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Proud rapper Staying Local

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Local rapper Makeem “Haz” Bartley wants to create music that has one major thing: authenticity.

The 21-year-old said he wasn't interested in copying what musicians in other parts of the world were doing.

Instead he's using his craft to delve deep into what life's like as a Bermudian. His latest album “Staying Local” is out now. He spoke to The Royal Gazette about what people can expect from the project.

Q: What inspired your latest album “Staying Local”?

A: “Staying Local” is simply a direct response to the fact that Bermudian musicians tend not to let their environment be the influence in their music. I thought I'd give it a try in hope to inspire others to do the same.

Q: What can people expect with this album?

A: People can expect some Bermudian vernacular, authenticity, creativity and diversity, for sure. I have plenty of interesting guest features and extras. I'm really excited for Bermuda to hear it.

Q: Can you tell me about one song that stands out as your favourite? What about it resonates and what do you hope it gets across to your listeners?

A: I'm trying not to sound cliché, but every song has its own purpose. If I really had to choose, I'd say Parishes, because I find the flow in my verses fun to recite. The chorus is catchy and relatable to anyone Bermudian. Oh, and I produced it! That's always a plus.

Q: How long have you been on the local music scene?

A: Officially I released my debut project, “Eye Opener”, on August 11, 2011.

Q: How would you say your style as an artist and musician has changed from now to when you first started?

A: I'd say I've always been versatile. I don't commit to one genre at all. As far as change, my content seems to be getting a little more unfiltered and truthful, no matter who may disapprove. For me, it's all about discovering your truth and being transparent to those willing to listen. I'm feeling a step closer to my ideal self and I have to document every step.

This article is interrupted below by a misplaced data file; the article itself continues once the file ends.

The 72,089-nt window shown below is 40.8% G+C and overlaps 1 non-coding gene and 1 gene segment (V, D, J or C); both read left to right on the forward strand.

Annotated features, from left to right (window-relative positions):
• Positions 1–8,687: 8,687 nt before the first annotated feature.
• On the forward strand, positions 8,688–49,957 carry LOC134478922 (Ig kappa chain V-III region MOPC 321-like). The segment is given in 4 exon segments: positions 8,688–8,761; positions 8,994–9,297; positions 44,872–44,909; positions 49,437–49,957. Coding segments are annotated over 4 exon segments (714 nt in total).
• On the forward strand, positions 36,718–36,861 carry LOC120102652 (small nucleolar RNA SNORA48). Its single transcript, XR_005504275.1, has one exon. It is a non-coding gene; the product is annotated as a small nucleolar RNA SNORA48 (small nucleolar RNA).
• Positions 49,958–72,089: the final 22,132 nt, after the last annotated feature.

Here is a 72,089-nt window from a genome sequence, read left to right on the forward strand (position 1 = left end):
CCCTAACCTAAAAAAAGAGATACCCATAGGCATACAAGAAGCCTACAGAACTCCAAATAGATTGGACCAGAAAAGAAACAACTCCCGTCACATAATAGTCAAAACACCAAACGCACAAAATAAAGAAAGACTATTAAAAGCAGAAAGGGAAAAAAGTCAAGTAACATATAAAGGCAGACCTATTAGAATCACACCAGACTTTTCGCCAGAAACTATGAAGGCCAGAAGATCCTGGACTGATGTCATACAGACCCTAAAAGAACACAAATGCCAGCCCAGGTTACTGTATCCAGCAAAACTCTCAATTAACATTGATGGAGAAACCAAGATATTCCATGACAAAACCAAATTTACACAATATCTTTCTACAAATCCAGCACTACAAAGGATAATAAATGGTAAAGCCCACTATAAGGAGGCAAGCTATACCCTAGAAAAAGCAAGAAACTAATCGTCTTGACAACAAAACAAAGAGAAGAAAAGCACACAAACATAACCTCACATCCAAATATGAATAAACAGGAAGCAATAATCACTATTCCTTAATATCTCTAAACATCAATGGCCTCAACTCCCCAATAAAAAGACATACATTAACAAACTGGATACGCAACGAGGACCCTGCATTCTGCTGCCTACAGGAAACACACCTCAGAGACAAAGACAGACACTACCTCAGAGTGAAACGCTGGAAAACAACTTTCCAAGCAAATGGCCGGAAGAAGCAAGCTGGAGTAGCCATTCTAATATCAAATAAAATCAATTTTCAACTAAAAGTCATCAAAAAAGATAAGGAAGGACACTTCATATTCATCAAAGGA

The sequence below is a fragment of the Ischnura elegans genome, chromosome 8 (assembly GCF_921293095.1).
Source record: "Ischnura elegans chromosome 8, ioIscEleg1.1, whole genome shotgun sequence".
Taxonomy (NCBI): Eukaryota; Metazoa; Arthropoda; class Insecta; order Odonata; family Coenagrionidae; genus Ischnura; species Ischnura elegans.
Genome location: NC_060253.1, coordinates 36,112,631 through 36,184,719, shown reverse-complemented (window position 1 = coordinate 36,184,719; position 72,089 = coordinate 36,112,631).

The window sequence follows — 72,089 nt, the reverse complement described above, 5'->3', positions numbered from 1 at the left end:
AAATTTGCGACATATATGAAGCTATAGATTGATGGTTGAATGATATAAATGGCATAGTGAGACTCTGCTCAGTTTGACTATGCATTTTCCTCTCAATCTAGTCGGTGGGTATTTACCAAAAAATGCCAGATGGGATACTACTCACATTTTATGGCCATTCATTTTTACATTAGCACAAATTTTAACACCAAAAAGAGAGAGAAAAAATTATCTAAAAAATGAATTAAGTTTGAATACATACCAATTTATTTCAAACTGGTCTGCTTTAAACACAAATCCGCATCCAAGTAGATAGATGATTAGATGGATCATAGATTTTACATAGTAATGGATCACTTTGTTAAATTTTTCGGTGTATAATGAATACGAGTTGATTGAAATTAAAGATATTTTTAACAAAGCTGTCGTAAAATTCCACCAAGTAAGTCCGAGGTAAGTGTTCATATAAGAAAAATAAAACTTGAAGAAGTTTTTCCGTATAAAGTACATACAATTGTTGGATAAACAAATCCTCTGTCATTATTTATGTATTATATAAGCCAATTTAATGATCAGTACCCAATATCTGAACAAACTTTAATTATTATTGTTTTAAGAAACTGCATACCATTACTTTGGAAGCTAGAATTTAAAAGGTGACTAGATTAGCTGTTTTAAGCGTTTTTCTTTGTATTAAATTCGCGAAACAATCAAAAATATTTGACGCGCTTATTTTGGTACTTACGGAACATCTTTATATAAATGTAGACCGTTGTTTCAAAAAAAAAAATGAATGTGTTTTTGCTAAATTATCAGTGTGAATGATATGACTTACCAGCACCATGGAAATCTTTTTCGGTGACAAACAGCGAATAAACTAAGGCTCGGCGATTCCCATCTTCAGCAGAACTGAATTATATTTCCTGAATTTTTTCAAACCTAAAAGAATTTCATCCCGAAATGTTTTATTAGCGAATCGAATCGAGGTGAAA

Q: What do you hope to accomplish with your music? Is it just something to entertain or do you want people to think differently about certain subjects or topics?

A: Specifically for this project, I wanted to celebrate the uniqueness of Bermudian people, culture and so on, and defeat the destructive mentality of Bermudians believing anything locally produced is never up to standard. Bermuda is chock full of brilliance! We are more than enough.

Q: Where do you hope to see yourself musically in five or ten years?

A: Touring, touring, touring. That's how every popular artist is making a living. I'm excited to see how I progress as far as content. And to have a sea of roaring fans would be boasty!

* “Staying Local” is available for free download at www.soundcloud.com/itsthehazman. Visit “Haz the Human” on Facebook.

In full flow: “Haz”, right, rhymes about Bermudian life in his new album “Staying Local”
Cultural identity: “Haz”, right, with Gracie Edwards. Both have been regular performers at Chewstick
Photo by Glenn Tucker Reggae singer Live Wires enlightens the crowd during the Spotlight for a cause Dion Ford Benefit concert at Whitney Institute Middle school Saturday evening.
<p>Haz’s three favourite artists</p>

Live Wires

Haz said he looks up to the local artist “not only because of his humble vibes, but his impeccable stage presence and ability to cater to any crowd he performs for”.

Kendrick Lamar

The American rapper is another international artist Haz admires. “He’s a resounding voice of this generation and has really made his mark while being sincere, and not conforming.”

Nas

The rapper — real name Nasir Jones — has had a huge influence on local entertainer Haz. “I listened to him growing up and his overall message and how he carries himself professionally is admirable,” he said.

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Published December 16, 2014 at 8:00 am (Updated December 15, 2014 at 11:52 pm)

Proud rapper Staying Local

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